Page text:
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Learner8726

Answering Interrogatories

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Yesterday, post judgment, I was served with PATTERN INTERROGATORIES UNDER C.R.C.P. 369 (g) - INDIVIDUAL This is a Colorado county court approved list of questions for me to answer and return filed with the court with in 10 days. The option to serve this form upon judgment debtor is available to the prevailing party awarded judgment in a civil case.

My question is... Am I required to answer all of these questions now, before the return date of 10 days? The county court rules state that this form is approved by the court as post judgment option but I do not see anywhere on this form or in the rules that I am court ordered to answer it.

I wish to answer question #10 as follows;

10. State the name, address, and telephone number of your spouse, if you are married and if not, a close relative not living with you, indicating the relationship to you. I chose not to devulge personally identifiable information belonging to someone else unless evidence is produced that it is required to do so by order of the court.

Can this answer to #10 cause me troubles?

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"My question is... Am I required to answer all of these questions now, before the return date of 10 days? The

county court rules state that this form is approved by the court as

post judgment option but I do not see anywhere on this form or in the

rules that I am court ordered to answer it."

You are required to answer the questions and provide them to the court and the judgment creditor within 10 days. Since this was a County Court action, the rule that applies here is Rule 369(d) of the Colorado County Court Rules of Civil Procedure (C.R.C.P.) Specifically, that rule states:

"At any time when execution may

issue on a judgment, the judgment creditor shall be entitled to an

order requiring the judgment debtor to answer such interrogatories

concerning his property as shall be approved by the court. The

interrogatories when so approved shall be mailed by the clerk to the

judgment debtor, who shall answer the said interrogatories and mail or

file them with the court within ten days after receipt thereof by the

judgment debtor. The interrogatories, upon approval, may also be served

upon the judgment debtor in accordance with Rule 304." (underlining added)

Thus, as you can see, your responses to the interrogatories are required. Rule 369(g) goes along with Rule 369(d), by saying that if the Form 7 (for Indviduals) or Form 7A (for businesses) is used, then no court approval for the interrogatories is needed before service on the debtor. If the judgment creditor wishes to use some other form of interrogatory, it must first get the court's approval. Because the Form 7 doesn't require approval and takes very little time to prepare and issue, it is pretty standard for the judgment creditor to do this very soon after the judgment is final.

"Can this answer to #10 cause me troubles?"

Yes of course it can. You are required to answer the questions, as stated in Rule 369(d). The Form 7 itself warns you that failure to respond may result in contempt sanctions. I strongly suggest you consult a Colorado attorney before giving the answer you propose. In most cases, I'd not recommend that kind of approach, but then I don't know the details of your situation and why you do not wish to provide the requested information.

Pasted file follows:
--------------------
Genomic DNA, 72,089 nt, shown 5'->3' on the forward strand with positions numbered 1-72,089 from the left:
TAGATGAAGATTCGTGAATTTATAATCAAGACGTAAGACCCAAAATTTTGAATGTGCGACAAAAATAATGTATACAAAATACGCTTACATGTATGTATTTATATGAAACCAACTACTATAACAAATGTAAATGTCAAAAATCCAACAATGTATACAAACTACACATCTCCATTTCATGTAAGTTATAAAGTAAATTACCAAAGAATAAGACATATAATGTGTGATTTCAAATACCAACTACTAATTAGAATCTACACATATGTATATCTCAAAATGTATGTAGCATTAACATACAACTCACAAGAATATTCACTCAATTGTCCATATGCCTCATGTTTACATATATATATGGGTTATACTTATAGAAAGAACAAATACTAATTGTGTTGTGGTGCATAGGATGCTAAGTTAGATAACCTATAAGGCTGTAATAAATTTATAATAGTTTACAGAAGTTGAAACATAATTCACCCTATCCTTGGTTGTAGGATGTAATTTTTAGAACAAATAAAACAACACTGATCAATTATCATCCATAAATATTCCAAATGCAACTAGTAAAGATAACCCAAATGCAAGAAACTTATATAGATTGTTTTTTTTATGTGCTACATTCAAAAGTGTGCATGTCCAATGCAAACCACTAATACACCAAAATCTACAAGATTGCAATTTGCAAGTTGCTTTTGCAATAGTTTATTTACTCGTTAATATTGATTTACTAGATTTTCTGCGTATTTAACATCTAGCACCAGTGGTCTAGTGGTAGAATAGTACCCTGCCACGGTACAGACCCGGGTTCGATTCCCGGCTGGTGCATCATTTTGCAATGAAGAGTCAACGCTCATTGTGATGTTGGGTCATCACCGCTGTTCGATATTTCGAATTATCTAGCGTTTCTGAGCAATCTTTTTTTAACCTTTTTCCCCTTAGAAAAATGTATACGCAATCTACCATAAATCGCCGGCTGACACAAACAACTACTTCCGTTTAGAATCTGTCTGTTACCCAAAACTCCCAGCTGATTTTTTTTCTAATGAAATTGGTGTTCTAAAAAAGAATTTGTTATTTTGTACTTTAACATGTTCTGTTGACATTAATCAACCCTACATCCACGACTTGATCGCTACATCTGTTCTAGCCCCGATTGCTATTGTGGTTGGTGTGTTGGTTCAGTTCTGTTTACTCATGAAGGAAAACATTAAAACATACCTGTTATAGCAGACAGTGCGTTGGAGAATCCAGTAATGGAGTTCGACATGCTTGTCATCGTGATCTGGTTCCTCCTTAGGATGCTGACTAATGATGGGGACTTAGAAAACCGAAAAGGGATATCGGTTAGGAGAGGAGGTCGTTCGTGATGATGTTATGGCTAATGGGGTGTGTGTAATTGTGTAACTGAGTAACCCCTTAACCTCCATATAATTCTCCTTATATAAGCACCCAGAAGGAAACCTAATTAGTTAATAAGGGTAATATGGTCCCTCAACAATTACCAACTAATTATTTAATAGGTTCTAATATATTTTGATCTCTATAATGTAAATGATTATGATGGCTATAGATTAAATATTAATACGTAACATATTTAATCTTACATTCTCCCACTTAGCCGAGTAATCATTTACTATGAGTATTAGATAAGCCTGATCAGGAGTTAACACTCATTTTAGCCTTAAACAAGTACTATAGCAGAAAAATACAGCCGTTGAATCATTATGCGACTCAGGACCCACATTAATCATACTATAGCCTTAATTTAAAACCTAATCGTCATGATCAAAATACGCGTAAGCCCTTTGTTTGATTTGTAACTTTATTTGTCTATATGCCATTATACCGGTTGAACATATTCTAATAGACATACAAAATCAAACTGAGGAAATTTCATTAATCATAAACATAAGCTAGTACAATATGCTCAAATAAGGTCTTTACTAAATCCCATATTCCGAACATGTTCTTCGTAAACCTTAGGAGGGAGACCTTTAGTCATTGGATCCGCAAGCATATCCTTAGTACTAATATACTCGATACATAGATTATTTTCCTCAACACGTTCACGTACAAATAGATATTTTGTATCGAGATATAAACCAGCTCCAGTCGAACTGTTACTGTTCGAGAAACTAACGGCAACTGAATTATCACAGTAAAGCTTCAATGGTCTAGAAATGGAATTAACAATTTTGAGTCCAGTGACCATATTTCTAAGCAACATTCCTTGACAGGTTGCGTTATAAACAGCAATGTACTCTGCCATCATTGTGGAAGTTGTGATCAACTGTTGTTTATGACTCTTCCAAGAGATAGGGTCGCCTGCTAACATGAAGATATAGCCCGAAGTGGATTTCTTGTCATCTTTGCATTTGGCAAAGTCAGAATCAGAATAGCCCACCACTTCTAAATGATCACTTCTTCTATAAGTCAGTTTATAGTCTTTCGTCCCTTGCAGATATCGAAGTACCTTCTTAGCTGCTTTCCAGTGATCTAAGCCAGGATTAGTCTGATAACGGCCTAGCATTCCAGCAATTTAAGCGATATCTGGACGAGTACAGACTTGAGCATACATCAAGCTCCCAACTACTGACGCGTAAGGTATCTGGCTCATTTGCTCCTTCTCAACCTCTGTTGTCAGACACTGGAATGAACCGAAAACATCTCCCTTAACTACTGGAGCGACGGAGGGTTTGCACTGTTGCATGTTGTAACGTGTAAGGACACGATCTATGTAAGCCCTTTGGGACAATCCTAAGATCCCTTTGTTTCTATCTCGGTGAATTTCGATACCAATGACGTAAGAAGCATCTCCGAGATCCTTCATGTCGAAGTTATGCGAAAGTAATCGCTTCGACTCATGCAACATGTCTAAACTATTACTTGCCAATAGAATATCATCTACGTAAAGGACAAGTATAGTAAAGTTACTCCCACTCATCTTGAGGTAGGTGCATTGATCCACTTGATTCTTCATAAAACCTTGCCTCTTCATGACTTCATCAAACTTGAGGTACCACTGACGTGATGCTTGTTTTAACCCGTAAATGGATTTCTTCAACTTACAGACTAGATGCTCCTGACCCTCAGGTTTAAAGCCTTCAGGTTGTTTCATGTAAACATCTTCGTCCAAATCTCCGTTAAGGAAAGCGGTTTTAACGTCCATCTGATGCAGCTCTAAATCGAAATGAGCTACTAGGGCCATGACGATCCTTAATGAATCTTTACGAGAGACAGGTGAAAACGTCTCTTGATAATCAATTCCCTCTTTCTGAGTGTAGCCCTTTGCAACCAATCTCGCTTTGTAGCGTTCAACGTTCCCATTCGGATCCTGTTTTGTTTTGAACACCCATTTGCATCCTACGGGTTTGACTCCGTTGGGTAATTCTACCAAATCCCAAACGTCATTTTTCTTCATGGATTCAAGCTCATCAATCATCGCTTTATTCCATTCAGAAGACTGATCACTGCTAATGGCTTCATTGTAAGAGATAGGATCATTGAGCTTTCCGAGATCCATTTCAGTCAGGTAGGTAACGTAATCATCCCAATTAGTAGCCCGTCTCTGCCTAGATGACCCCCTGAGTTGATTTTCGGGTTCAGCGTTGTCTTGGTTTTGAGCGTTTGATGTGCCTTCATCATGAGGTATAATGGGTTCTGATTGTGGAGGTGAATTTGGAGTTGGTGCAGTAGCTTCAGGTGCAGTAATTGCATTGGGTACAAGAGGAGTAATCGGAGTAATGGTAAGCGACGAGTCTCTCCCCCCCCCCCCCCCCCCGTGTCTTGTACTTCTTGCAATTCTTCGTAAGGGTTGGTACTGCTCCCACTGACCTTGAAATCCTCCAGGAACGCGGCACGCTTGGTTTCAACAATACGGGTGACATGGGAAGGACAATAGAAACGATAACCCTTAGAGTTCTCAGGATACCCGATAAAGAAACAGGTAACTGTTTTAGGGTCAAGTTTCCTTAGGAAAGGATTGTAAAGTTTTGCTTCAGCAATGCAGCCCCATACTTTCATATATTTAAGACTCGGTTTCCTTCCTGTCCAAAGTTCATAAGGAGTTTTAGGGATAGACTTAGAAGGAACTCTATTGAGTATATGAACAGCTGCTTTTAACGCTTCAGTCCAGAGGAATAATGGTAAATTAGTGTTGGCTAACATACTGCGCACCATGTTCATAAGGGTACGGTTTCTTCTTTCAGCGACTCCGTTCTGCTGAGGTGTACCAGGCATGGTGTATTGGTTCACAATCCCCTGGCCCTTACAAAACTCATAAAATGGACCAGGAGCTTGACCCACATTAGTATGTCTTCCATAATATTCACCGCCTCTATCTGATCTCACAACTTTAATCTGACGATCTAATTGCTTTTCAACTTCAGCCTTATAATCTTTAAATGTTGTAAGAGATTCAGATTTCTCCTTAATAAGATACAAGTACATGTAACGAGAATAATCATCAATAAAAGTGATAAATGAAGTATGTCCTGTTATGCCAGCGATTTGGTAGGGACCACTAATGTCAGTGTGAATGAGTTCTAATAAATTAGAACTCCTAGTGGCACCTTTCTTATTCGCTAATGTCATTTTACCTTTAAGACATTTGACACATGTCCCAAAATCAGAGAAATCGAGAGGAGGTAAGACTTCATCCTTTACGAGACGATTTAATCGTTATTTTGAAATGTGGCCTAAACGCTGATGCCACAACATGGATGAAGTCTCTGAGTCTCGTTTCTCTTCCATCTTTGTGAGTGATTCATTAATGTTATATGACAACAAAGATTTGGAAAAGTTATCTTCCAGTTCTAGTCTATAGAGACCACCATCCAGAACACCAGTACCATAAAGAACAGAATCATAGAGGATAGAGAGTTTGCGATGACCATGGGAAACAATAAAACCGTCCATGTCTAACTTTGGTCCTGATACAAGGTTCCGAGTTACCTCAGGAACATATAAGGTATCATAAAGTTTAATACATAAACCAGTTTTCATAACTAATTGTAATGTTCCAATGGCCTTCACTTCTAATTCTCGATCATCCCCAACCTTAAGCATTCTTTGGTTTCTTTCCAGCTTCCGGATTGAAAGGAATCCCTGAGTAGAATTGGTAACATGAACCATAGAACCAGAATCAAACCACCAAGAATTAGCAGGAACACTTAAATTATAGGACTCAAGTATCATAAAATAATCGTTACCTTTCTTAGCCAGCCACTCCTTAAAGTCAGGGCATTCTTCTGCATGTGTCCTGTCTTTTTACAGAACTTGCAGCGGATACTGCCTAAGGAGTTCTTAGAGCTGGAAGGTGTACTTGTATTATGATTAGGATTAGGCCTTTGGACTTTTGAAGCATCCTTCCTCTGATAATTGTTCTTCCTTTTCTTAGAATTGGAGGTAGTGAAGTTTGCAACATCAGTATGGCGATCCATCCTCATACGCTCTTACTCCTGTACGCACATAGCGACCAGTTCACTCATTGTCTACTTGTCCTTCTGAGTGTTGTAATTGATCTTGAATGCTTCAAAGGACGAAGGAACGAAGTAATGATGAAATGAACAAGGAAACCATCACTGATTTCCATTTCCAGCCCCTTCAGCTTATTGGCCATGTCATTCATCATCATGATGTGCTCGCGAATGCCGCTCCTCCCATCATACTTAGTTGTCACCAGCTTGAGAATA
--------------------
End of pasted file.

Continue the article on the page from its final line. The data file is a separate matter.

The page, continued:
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I do not wish to bring my new husbands name into any legal actions. I guess i will have to though. Colorado is a non-community property state and although my husband and I keep our finacial lives very seperate I don't want the judgment creditor thinking that he can get the amount of the judgment somehow through my husband and possibly mess up his credit. The house and vehicles are all owned and titled in my husbands name before we were married. I am wondering if there are any kind of legal loop holes in a non-community property state that allows a judgment creditor to take money or property from the husband.

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"I am wondering if there are any kind of legal loop holes in a

non-community property state that allows a judgment creditor to take

money or property from the husband."

Property titled to a non-debtor spouse is not typically subject to the judgment. The creditor could, however, reach that property if it proves that the husband is holding the property as the nominee or alter-ego of the spouse (i.e. that the property is really yours despite being titled to your husband) or if he obtained the property at issue from you in a fraudulent conveyance. The term fraudulent conveyance does not mean fraud in the criminal sense, but rather simply refers to a transfer meant to improperly defeat your creditors. The creditor generally needs to bring an action in court to get a determination that the property titled to your husband is either held as a nominee or alter-ego of you or to set aside a fraudulent conveyance. Property owned by your husband prior to the marriage that he did not get from you isn't going to be hit by either of these doctrines. The purpose of the question in the interrogatories is to identify someone who will likely know where you are should it be necessary to find you and who may be in a good position to know what assets or income you might have. It is not meant to suggest to the creditor that it can take property of that person if he or she was not one of the judgment debtors.

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